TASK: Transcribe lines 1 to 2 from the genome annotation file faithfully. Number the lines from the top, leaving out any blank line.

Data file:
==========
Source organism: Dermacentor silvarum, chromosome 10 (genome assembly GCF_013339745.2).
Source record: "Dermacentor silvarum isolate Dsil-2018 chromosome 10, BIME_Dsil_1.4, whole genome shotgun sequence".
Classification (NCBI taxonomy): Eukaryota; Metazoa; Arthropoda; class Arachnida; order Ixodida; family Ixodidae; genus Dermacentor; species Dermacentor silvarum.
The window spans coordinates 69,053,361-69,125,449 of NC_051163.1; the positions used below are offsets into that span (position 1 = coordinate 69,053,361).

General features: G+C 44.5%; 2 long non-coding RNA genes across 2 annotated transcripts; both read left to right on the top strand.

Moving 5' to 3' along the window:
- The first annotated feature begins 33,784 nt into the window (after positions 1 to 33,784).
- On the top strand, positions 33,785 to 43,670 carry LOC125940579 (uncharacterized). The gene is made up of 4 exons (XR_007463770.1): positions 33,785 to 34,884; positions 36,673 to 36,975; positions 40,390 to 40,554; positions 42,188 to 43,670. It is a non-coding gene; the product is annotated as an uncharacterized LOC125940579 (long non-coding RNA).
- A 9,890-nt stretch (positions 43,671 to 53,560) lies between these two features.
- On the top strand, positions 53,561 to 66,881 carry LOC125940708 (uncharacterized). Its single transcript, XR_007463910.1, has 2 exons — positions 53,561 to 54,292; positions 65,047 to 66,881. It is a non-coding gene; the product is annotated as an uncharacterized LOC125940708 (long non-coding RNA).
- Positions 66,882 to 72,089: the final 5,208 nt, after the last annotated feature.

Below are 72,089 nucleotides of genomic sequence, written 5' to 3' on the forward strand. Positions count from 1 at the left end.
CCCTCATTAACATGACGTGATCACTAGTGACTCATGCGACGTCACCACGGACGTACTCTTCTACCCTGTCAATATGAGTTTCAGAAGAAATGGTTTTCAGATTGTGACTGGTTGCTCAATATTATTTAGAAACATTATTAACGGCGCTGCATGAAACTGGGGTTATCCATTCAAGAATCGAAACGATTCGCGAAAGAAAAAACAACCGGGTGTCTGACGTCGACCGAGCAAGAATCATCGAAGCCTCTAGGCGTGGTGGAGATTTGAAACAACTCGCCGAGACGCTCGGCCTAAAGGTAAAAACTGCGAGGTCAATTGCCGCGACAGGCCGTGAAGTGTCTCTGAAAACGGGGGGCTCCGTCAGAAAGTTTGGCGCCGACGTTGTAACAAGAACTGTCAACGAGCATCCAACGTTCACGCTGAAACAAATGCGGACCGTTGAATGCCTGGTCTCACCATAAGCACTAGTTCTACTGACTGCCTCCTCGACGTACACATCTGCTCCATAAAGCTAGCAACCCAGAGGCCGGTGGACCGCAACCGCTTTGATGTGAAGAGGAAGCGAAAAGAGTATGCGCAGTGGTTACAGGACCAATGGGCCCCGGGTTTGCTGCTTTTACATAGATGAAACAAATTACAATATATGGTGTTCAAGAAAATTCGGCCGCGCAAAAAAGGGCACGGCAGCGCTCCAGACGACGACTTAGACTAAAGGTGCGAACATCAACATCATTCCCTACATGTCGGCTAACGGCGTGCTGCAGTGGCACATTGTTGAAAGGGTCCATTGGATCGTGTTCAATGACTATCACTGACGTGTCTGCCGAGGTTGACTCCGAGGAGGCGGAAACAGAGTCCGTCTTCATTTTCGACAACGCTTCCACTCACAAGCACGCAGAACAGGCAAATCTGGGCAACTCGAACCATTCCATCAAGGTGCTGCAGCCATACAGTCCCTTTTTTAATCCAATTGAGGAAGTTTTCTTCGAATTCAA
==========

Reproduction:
Source organism: Dermacentor silvarum, chromosome 10 (genome assembly GCF_013339745.2).
Source record: "Dermacentor silvarum isolate Dsil-2018 chromosome 10, BIME_Dsil_1.4, whole genome shotgun sequence".